At 11:10 they found a village, “just a collection of palm mat-built huts very low and squalid… The villagers… were painted vermilion all over their nearly naked bodies and were dancing enthusiastically to the good old rump-a-tump-tump tune… They said that as they had been dancing when we arrived they had failed to hear us. M’bo secured a – well, I don’t exactly know what to call it – for my (lodging).”
Still, after some dinner, she writes, “I walked off down to the shore… The moon was rising… The scene was divinely lovely: on every side out of the formless gloom rose the peaks of the Sierra del Cristal.” The next day she saw the highest rapids.
Later, with a party of Fans, a cannibal tribe, she walked across the trackless country from the Ogowe to the Rembwe river. They passed through hostile villages. Approaching one, Mary was walking “and the next news was I was in a heap, on a lot of spikes, some fifteen feet or so below ground level, at the bottom of a bag-shaped game pit.
“At these times,” she writes, “you realize the blessing of a good thick skirt.” Had she adopted masculine attire as advised, she goes on, she would have been “done for. Whereas, save for a good many bruises, here I was with the fullness of my skirt tucked underneath me, sitting on nine ebony spikes some twelve inches long, in comparative comfort, howling lustily to be hauled out.”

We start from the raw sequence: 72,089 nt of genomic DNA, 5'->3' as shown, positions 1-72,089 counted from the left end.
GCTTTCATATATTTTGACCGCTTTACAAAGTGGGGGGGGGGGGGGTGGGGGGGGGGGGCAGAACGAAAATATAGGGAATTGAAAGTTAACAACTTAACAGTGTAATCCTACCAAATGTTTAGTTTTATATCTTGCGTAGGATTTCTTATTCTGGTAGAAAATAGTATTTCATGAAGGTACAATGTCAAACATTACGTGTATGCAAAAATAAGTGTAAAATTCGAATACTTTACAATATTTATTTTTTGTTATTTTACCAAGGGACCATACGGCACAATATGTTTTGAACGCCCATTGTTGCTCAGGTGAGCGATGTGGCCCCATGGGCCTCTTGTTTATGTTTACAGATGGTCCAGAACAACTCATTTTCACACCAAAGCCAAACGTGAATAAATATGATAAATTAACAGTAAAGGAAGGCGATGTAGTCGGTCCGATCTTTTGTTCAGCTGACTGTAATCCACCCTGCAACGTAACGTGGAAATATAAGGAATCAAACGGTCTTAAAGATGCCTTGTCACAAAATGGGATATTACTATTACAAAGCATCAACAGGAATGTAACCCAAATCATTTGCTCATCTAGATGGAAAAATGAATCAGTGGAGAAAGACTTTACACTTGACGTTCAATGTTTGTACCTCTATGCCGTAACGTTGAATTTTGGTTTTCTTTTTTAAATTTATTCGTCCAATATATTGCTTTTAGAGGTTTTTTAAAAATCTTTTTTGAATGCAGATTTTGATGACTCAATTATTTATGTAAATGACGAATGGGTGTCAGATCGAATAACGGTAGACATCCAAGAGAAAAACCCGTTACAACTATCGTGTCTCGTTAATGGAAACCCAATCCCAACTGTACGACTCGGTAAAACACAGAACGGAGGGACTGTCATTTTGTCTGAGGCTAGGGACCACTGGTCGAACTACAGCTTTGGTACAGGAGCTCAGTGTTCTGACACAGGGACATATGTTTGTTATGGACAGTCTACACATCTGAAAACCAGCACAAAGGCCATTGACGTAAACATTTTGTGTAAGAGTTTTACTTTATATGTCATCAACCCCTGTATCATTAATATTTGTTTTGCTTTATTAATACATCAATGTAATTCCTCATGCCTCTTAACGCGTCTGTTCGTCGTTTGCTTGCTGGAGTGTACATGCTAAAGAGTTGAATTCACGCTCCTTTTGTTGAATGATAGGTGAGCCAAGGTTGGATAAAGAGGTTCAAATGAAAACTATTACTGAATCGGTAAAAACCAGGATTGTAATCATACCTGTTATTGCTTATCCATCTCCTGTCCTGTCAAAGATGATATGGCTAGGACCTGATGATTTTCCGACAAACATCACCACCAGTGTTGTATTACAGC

Later, meeting with the chief of a village of treacherous repute, Mary instructed her interpreter: “’Tell the chief,’ I said, ‘that I hear this town of his is a thief town.’
“’Better not, sir,’ says Pagan.
“’Go on,’ I said, ‘or I’ll tell him myself.’
“So Pagan did. It was a sad blow to the chief.
“’Thief town, this highly respectable town!’ (protests the chief).
“I said it was; but I would reserve my opinion… until I had experienced it myself.”
This approach proved successful. None of the party was eaten, a fate many of them feared.
Mary cheerfully survived it all. She returned to England something of a celebrity, delivered her fish to the British Museum, and made her contribution to the day’s ethnography. Her books were immensely popular.
They also influenced attitudes. Since their author regarded Africans neither as “childlike savages” nor members of an inferior race, her writings helped to undermine popular stereotypes. They showed that African culture had a rational, worthy basis, and that African society deserved respect for what it was.